10. GENETIC ASSESSMENT OF GLIOBLASTOMA PRIMARY TUMORS AND MATHCED PATIENT-DERIVED PRE-CLINICAL MODELS USING WHOLE EXOME SEQUENCING

Department: Bioengineering
Research Institute Affiliation: Graduate Program in Bioinformatics
Faculty Advisor(s): Kelly Frazer

Primary Student
Name: Shawn E Yost
Email: seyost@ucsd.edu
Phone: 801-554-8822
Grad Year: 2013

Abstract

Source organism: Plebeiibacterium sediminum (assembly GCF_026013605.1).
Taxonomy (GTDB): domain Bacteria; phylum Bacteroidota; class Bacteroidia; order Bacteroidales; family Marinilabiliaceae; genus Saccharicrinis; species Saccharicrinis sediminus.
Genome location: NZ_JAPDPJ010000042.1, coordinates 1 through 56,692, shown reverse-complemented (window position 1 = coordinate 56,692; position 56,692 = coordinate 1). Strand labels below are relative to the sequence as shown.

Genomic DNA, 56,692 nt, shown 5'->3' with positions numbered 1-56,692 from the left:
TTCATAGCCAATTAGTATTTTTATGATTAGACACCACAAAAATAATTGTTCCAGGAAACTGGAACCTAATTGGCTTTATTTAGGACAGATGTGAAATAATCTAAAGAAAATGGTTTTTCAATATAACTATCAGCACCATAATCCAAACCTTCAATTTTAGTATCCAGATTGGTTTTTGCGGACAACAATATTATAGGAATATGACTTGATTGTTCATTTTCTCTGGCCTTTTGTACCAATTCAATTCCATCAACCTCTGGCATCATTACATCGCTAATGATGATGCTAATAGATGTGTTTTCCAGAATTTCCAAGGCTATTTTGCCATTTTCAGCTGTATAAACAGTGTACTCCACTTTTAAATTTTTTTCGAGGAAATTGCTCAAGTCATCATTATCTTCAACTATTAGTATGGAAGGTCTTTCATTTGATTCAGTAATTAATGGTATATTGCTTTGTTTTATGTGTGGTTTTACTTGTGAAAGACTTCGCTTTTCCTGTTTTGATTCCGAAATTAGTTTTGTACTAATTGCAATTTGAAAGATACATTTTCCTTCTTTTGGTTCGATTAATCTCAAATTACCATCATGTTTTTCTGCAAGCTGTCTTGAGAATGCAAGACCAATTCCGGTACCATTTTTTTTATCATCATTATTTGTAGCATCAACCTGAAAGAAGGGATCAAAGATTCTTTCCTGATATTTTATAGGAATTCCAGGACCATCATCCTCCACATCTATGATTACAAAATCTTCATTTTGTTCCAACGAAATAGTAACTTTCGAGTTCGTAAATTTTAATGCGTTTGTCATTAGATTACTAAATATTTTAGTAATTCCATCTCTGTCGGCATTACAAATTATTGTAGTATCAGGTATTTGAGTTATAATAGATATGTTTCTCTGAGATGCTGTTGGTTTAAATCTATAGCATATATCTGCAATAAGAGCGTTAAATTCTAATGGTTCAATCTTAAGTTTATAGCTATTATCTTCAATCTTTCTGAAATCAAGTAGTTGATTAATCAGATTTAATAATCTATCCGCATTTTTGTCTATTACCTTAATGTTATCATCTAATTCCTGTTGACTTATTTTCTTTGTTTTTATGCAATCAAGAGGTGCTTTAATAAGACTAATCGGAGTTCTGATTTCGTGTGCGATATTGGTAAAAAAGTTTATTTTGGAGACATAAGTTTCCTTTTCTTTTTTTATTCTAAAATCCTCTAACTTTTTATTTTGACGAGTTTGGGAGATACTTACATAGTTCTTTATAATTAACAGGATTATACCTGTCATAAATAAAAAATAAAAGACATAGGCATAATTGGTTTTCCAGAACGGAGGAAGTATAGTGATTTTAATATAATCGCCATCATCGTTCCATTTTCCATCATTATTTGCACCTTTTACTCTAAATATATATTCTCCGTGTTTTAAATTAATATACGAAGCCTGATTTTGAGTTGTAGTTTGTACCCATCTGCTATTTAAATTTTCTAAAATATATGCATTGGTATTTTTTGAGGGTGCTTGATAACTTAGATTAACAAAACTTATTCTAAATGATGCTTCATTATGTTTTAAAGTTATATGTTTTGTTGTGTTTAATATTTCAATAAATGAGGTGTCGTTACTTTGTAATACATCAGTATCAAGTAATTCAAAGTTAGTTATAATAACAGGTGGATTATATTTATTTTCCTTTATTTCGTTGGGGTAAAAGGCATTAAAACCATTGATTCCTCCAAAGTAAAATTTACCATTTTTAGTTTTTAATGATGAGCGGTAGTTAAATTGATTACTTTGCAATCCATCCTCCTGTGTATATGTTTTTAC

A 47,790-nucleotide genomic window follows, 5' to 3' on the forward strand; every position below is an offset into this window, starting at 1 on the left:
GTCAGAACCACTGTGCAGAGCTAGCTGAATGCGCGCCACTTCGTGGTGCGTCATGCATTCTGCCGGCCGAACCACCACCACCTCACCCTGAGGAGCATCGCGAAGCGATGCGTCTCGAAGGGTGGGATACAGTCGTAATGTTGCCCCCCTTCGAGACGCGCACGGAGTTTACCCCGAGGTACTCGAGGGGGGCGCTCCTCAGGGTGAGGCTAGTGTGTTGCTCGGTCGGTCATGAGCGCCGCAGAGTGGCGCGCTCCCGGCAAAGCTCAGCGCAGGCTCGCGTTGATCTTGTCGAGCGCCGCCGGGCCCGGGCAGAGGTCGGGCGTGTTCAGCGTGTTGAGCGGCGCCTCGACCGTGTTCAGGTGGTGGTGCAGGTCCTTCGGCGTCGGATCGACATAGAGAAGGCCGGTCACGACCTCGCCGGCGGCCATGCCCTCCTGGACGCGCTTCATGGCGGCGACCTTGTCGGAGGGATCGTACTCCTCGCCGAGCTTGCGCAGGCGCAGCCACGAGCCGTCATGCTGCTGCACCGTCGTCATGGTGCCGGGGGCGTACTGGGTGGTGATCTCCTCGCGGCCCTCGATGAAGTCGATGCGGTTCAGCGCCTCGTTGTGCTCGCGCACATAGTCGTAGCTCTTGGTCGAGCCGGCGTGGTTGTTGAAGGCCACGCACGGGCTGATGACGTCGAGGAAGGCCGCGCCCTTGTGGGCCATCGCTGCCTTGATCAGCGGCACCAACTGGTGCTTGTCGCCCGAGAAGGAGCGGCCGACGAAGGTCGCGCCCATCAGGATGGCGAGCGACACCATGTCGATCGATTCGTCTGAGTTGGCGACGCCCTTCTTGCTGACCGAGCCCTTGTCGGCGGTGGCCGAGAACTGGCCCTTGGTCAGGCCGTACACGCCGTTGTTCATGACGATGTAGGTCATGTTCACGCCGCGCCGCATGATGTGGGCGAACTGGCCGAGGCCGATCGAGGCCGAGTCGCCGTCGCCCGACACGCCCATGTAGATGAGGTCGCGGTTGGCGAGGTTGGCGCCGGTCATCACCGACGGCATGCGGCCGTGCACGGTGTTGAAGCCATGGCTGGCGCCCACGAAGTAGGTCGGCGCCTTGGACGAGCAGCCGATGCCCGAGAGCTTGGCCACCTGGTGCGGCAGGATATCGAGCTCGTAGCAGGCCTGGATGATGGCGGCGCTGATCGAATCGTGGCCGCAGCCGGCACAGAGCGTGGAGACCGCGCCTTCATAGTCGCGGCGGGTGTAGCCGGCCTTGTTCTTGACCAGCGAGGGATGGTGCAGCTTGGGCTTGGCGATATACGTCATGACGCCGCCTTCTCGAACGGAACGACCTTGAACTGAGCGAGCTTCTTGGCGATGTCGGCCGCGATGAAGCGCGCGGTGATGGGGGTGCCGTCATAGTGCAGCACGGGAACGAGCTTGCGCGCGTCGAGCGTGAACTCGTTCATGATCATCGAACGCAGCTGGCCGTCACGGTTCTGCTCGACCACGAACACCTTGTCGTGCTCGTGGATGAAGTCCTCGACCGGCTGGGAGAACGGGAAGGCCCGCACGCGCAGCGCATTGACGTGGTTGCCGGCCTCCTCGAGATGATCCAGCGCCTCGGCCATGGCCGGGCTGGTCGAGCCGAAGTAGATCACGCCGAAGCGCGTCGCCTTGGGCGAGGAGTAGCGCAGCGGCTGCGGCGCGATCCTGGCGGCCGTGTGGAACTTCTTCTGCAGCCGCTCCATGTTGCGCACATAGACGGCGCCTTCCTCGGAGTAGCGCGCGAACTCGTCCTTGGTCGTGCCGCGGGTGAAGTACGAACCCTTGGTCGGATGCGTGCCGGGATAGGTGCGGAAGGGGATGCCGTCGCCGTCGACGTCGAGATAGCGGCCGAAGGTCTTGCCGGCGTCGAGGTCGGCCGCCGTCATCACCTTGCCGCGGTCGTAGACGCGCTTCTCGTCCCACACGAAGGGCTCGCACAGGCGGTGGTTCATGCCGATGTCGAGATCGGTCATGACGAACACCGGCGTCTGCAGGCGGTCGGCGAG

Glioblastoma Multiform (GBM) was the first cancer type analyzed by the TCGA which revealed a wealth of information about its genetic and epigenetic landscape, resulting in molecular classification, promising prognosis markers and new therapeutic avenues. If the genetics of the primary samples are now well-described, then the genetics of patient-derived pre-clinical models used in research are the next step. In particular, the extent of the genetic changes, due to genetic drift or clonal selection between primary and patient-derived models is not known. These changes need to be assessed before developing targeted and personalized therapies using these models. Here we selected four patients? primary tumors, matched pre-clinical tumor models, and their matched blood for whole exome sequencing. We identified a novel method to remove false positive variants from sequencing data. With this we identify known GBM mutations, PTEN and TP53, as well as known copy number alterations (CNA), loss of chromosome 10 and amplification of chromosome 7, from matched primary tumor and blood. Tumor DNA isolated from xenograft models are contaminated with mouse DNA, we developed a unique filtering method that removes mouse DNA contamination from the sequenced reads. We also implemented a new technique to identify shared vs. unique somatic variants between matched primary and pre-clinical tumors. We showed that 97% of the primary somatic mutations are also identified in the tumor models with very few specific mutations, likely due to sampling noise. Our study suggests that the four GBM samples carry known genetic alterations in GBM, which are conserved in their respective tumor models. Therefore, these patient-derived samples are realistic, genetically authentic pre-clinical models on which drug effects and response can be studied.

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